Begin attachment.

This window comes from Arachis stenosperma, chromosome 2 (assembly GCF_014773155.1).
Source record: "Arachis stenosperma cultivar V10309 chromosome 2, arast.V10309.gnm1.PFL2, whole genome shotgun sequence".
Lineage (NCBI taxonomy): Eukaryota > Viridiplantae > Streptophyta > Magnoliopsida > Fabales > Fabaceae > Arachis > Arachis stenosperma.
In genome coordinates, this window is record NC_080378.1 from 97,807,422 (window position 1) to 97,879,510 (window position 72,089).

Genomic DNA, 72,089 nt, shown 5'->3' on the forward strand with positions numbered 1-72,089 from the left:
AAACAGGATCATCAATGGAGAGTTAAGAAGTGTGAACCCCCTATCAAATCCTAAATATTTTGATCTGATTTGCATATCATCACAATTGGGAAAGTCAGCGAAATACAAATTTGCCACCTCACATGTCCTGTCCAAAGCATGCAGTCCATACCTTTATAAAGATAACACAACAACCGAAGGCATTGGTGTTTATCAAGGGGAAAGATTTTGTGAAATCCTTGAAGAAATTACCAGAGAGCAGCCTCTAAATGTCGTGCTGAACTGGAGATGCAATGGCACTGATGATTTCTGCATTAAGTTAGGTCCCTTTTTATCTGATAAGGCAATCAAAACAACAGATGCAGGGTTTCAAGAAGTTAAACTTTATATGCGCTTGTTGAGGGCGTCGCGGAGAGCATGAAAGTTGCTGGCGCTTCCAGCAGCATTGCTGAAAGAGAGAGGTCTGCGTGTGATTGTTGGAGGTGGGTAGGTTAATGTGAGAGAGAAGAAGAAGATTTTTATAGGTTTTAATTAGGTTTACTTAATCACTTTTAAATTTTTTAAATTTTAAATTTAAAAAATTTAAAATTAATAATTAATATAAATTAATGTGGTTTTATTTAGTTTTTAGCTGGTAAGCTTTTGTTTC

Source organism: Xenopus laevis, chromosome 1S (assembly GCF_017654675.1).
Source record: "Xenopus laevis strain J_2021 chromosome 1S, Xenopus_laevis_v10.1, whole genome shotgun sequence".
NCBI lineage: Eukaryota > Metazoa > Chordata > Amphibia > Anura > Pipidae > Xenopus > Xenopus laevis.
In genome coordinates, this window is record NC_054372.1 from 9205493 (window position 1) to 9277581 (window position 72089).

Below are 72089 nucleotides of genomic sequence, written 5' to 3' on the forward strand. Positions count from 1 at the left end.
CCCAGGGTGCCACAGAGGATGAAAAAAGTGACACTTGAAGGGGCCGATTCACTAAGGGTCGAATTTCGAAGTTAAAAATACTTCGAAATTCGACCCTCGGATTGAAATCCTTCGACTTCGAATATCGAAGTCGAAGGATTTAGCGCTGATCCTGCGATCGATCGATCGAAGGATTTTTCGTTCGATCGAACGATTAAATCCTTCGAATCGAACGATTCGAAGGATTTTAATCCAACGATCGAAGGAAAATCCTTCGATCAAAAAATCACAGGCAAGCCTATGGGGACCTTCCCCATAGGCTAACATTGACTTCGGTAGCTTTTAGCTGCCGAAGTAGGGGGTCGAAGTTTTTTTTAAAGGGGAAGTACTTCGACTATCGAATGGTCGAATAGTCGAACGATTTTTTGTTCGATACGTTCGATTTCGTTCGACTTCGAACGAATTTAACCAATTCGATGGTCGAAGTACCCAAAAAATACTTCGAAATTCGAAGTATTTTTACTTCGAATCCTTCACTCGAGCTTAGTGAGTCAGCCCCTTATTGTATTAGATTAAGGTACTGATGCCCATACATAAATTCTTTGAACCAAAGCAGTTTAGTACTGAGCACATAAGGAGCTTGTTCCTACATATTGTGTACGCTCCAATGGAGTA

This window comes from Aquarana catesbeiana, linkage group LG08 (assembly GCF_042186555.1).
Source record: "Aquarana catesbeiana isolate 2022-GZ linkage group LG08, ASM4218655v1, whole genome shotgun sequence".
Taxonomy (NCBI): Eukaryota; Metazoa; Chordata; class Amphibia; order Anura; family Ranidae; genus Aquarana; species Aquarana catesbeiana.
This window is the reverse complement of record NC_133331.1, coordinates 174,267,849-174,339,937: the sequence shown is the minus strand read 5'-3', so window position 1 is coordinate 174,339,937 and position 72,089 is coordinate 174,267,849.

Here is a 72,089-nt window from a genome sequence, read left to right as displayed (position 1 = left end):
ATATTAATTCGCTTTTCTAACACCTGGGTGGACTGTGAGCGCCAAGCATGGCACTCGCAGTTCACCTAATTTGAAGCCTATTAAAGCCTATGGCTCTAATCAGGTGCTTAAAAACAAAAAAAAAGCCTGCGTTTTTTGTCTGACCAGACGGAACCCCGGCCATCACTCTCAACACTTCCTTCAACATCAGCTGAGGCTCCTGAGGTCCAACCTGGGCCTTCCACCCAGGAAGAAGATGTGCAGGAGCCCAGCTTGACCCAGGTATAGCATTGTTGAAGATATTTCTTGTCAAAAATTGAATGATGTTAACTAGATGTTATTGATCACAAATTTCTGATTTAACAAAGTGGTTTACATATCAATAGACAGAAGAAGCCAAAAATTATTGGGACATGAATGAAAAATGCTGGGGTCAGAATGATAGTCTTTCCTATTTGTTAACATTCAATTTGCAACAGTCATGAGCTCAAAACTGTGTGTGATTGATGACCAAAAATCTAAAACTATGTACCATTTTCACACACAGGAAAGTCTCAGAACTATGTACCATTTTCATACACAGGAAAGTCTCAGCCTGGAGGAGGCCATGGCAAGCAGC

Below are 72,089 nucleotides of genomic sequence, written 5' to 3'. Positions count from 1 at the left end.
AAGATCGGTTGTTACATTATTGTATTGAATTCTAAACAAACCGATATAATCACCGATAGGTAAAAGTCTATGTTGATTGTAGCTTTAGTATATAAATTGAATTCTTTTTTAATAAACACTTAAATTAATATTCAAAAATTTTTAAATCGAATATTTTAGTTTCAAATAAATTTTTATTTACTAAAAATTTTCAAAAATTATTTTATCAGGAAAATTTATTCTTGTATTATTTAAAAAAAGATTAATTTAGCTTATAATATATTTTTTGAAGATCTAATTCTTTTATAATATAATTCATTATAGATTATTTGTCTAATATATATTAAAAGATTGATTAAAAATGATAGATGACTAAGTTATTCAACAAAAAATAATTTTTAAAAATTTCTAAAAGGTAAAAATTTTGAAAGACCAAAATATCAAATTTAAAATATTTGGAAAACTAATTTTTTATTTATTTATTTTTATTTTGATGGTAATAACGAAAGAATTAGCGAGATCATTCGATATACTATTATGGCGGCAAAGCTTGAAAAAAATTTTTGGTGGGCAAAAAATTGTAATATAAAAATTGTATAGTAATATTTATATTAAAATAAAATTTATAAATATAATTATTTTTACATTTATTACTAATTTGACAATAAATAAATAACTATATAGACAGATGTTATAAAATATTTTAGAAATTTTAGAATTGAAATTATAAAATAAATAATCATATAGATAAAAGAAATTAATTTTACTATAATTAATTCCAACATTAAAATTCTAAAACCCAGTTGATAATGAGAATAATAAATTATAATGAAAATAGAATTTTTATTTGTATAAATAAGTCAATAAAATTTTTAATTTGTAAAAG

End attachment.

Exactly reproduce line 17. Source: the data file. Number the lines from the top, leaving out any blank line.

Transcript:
Here is a 72,089-nt window from a genome sequence, read left to right as displayed (position 1 = left end):